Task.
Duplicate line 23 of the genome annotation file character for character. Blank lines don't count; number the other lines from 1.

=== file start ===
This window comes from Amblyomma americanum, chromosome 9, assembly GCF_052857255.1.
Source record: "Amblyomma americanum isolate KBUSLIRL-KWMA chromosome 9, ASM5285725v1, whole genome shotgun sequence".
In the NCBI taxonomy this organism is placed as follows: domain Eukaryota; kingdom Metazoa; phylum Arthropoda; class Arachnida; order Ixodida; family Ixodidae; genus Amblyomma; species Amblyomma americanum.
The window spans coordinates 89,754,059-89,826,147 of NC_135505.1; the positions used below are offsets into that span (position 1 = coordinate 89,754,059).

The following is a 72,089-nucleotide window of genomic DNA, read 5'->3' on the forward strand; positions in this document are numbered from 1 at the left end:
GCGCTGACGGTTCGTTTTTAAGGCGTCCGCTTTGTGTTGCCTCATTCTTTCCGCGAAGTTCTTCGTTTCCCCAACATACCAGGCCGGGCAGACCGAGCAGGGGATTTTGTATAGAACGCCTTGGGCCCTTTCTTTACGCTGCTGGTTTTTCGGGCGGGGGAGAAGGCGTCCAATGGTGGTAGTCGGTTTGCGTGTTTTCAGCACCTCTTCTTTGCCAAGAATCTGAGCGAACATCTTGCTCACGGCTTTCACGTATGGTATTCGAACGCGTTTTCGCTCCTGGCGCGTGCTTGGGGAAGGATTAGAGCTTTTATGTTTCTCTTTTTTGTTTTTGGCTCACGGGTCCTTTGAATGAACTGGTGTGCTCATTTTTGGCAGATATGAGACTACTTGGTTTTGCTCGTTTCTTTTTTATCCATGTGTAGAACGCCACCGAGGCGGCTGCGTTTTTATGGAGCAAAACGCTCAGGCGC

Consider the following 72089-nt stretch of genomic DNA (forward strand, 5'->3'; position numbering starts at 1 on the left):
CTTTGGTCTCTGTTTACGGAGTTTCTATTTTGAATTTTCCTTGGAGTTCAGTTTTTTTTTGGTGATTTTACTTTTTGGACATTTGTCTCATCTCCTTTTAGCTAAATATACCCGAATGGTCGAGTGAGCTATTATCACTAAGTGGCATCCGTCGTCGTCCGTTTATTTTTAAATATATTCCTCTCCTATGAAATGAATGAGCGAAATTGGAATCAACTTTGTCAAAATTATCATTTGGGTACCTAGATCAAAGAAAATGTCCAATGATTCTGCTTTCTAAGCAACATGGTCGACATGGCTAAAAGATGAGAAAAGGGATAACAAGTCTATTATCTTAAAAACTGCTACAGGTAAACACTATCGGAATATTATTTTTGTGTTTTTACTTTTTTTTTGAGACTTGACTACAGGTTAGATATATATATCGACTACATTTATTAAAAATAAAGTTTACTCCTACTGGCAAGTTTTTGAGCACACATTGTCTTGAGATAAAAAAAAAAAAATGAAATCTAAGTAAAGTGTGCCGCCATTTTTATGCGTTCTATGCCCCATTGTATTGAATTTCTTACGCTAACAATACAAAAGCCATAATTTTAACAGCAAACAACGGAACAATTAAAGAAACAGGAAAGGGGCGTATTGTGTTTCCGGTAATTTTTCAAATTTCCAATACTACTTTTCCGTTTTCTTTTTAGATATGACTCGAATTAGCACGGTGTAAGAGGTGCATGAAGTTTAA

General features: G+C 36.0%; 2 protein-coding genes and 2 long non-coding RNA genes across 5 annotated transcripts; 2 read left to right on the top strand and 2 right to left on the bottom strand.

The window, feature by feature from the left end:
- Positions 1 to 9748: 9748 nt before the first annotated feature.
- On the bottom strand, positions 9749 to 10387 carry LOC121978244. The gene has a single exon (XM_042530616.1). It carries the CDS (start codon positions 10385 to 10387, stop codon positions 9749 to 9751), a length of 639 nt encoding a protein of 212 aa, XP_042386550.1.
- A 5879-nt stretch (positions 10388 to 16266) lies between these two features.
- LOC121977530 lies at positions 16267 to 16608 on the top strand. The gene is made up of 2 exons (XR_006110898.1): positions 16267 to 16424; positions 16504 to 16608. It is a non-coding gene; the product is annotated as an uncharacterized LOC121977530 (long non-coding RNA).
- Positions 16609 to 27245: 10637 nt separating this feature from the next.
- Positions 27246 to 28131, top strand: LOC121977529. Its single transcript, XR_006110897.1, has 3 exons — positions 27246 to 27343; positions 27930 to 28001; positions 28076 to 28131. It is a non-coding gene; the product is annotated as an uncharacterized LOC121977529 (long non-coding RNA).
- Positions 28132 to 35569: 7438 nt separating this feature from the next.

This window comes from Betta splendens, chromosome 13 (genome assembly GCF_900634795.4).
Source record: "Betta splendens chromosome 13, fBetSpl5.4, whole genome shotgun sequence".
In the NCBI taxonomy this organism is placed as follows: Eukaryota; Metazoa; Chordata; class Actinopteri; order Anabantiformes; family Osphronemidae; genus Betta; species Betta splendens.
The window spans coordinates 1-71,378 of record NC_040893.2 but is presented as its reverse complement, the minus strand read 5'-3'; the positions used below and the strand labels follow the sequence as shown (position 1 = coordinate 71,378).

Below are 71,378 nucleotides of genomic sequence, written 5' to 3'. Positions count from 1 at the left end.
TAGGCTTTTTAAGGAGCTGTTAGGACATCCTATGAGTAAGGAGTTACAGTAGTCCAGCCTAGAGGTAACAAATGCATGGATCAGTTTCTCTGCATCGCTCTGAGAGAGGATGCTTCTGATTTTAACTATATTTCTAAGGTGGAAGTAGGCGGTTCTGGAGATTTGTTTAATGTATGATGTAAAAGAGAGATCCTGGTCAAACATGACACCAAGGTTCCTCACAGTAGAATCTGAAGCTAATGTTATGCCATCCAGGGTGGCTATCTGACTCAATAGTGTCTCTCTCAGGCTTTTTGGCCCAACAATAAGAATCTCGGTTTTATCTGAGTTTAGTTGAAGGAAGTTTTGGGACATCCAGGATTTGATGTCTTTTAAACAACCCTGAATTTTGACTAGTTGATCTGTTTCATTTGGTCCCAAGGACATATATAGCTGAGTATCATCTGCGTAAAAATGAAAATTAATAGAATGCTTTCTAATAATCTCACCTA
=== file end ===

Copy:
TAGGCTTTTTAAGGAGCTGTTAGGACATCCTATGAGTAAGGAGTTACAGTAGTCCAGCCTAGAGGTAACAAATGCATGGATCAGTTTCTCTGCATCGCTCTGAGAGAGGATGCTTCTGATTTTAACTATATTTCTAAGGTGGAAGTAGGCGGTTCTGGAGATTTGTTTAATGTATGATGTAAAAGAGAGATCCTGGTCAAACATGACACCAAGGTTCCTCACAGTAGAATCTGAAGCTAATGTTATGCCATCCAGGGTGGCTATCTGACTCAATAGTGTCTCTCTCAGGCTTTTTGGCCCAACAATAAGAATCTCGGTTTTATCTGAGTTTAGTTGAAGGAAGTTTTGGGACATCCAGGATTTGATGTCTTTTAAACAACCCTGAATTTTGACTAGTTGATCTGTTTCATTTGGTCCCAAGGACATATATAGCTGAGTATCATCTGCGTAAAAATGAAAATTAATAGAATGCTTTCTAATAATCTCACCTA